Don Brady retires after year that included his 400th win


Teacher, coach, father figure.

That’s the way hundreds of players from Palm Desert High School describe their longtime basketball coach, Don Brady. All are in agreement, he’s an old-school style disciplinarian whose approach to the game added life lessons learned both on the court and in the classroom.

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On Monday night the retired English teacher met with his reigning Desert Valley League champions in a huddle for one final time. He talked about his team, his players, his “kids” but he wanted to let them know it was his time now.

The dean of desert basketball coaches decided to step away after 28 seasons, all with his Aztecs.

“I was talking about it mid-year and said maybe it’s time,” said Brady, 66, who closed his career with a 408-292 mark. “When it cropped up again, I said it was a nice season, one of our best, the team over-achieved. We just had some real coachable kids. When I decided (to tell the team Monday) I was speaking with a heavy heart, that it’s no reflection on them. Having the season go as it did made it easier.”

When Palm Desert opened in 1986, Brady was there to develop a program that would become one of the most stable and consistent for almost three decades.

He opened a new school then and was around years later when a new campus was built. That often included him overseeing the construction of his home away from home, the gym.

He worked plays and players with notebooks and whiteboards, and while maybe not all were winners, Brady’s teams would compete until that final buzzer.

He remembered a shaky start. Brady fielded his first varsity squad in 1987, struggling through growing pains and finishing his first two years 10-31.

“We were awful,” said Brady, who retired from teaching three years ago but continued his basketball job and even helped coach track.

We were the worst basketball team in the valley and I had kids that didn’t even know what the baseline was.”

So the teacher went to work on a lesson plan that would help Palm Desert rise in the rankings, win six DVL titles, make 24 CIF appearances and earn a spot in the two state tournaments. Along the way, Brady picked up his 400th career victory.

He accomplished that feat this season when the Aztecs beat league rival La Quinta, then proceeded to run the table to an undefeated DVL mark at 12-0. Palm Desert finished 21-6 this year.

He’ll never say which team was the “best” or maybe hint at a “favorite” because he remembers all of them for something. He can pick a year and talk about a certain game or a player, discuss how Palm Desert won or how much it improved.

“I’ve been very fortunate and it’s been a good long run,” said Brady, who plans to join the basketball staff at College of the Desert as a volunteer. “I love the game. The kids are great. I’ve worked with great guys. I’ve made long-lasting friendships.”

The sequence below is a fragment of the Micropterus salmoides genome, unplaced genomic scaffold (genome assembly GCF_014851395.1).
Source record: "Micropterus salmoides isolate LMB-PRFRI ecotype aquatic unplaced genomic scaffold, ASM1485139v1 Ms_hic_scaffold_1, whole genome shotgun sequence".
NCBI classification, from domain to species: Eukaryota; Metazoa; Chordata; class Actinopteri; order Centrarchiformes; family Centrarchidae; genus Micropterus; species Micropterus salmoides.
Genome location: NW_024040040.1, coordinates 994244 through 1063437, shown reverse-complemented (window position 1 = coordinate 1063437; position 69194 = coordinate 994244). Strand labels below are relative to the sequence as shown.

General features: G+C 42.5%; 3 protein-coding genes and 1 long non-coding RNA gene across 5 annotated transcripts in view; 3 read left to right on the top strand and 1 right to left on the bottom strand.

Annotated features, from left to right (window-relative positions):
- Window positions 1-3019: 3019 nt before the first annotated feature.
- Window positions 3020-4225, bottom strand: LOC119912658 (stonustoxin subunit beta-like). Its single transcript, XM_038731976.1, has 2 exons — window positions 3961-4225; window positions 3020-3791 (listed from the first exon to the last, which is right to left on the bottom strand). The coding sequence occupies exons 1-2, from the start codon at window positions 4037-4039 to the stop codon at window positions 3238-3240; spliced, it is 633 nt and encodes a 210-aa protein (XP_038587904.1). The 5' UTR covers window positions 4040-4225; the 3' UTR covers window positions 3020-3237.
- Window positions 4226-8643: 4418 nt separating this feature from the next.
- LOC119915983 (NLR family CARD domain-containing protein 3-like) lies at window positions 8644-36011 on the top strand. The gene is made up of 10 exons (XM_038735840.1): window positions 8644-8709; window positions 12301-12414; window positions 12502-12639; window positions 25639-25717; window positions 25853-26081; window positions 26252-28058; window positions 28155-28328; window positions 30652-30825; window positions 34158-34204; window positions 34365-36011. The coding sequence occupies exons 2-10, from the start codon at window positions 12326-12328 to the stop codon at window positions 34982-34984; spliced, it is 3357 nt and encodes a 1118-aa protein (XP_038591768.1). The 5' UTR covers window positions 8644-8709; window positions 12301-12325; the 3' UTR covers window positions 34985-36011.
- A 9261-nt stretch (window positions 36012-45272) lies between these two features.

And alongside him every step of the way was his wife, Vanessa.

“And she’s been a great partner and a great coach’s wife. I couldn’t ask for anything more.”

His most successful team, record-wise, may have been his 2001-2002 squad which advanced all the way to the CIF title game at the Arrowhead Pond, now Honda Center.

His son was on that team and Donald Jr. has followed in his father’s footsteps, straight to the gym.

He is a coach at Bellevue College in Washington.

Current Shadow Hills coach Aaron Wiltrout joined Brady’s staff the year after that record-setting season. He said nothing changed from the first time he met Brady until this year. It never would.

“When he is on the court, he’s a drill sergeant in the worst way, a Bobby Knight in-your-face coach,” said Wiltrout.

“When he’s off the court, he’s the kindest, gentlest person you’d ever meet. And he’s extremely generous.”

Wiltrout said Brady’s counseling background made it all work. He said the coach could get in a player’s face to discipline, then be quick to pat him on the back for a job well done.

“It’s never one way,” he said. “This guy is genuinely there to help kids. And I’ve never been around a guy who loves a sport more than he loves basketball. He’d watch film, write a 12-page scouting report and talk about what we could do to defend this one guy. He was the consummate professional.”

Palm Desert athletic director Darol Salazar, who worked alongside Brady for almost 40 years at Jefferson Middle, Indio High and then Palm Desert, joked that the two out-lived the old school and stayed on for the new campus.

“We’re old-school guys but he’s definitely the most prepared coach I’ve ever met in my life,” said Salazar, the school’s only baseball coach. “His work ethic is unbelievable and he demanded the same from his players. You could see that on the court and for what he did outside of basketball with his (players) tutoring young kids, talking during an anti-drug campaign or Red Ribbon Week. He promoted his sport so well.”

Senior Daniel McCown says he’s been fortunate enough to play for two of Brady’s best teams; the 2011-12 CIF Final Four squad (23-7) when he was a sophomore and this year as a team captain.

“He’s such a hard-working guy that gives his best doing all he can all the time,” said McCown.

“He’s ultra-passionate about the game.

“He’s been around so long he’s developed a program and a family. I know I wanted to play here since I was about eight years old, and I went to his camps. He made me part of a family and brought us together. The program is set in stone and it was a good year for him to call it a career.”

Brady said that these are the same teenagers who played sports, but volunteered at elementary schools, spoke to middle schoolers about athletics and academics and helped run his youth summer camps. They were all performing in one way or another under Brady’s watchful eye.

Brady was all-Aztec all the time.

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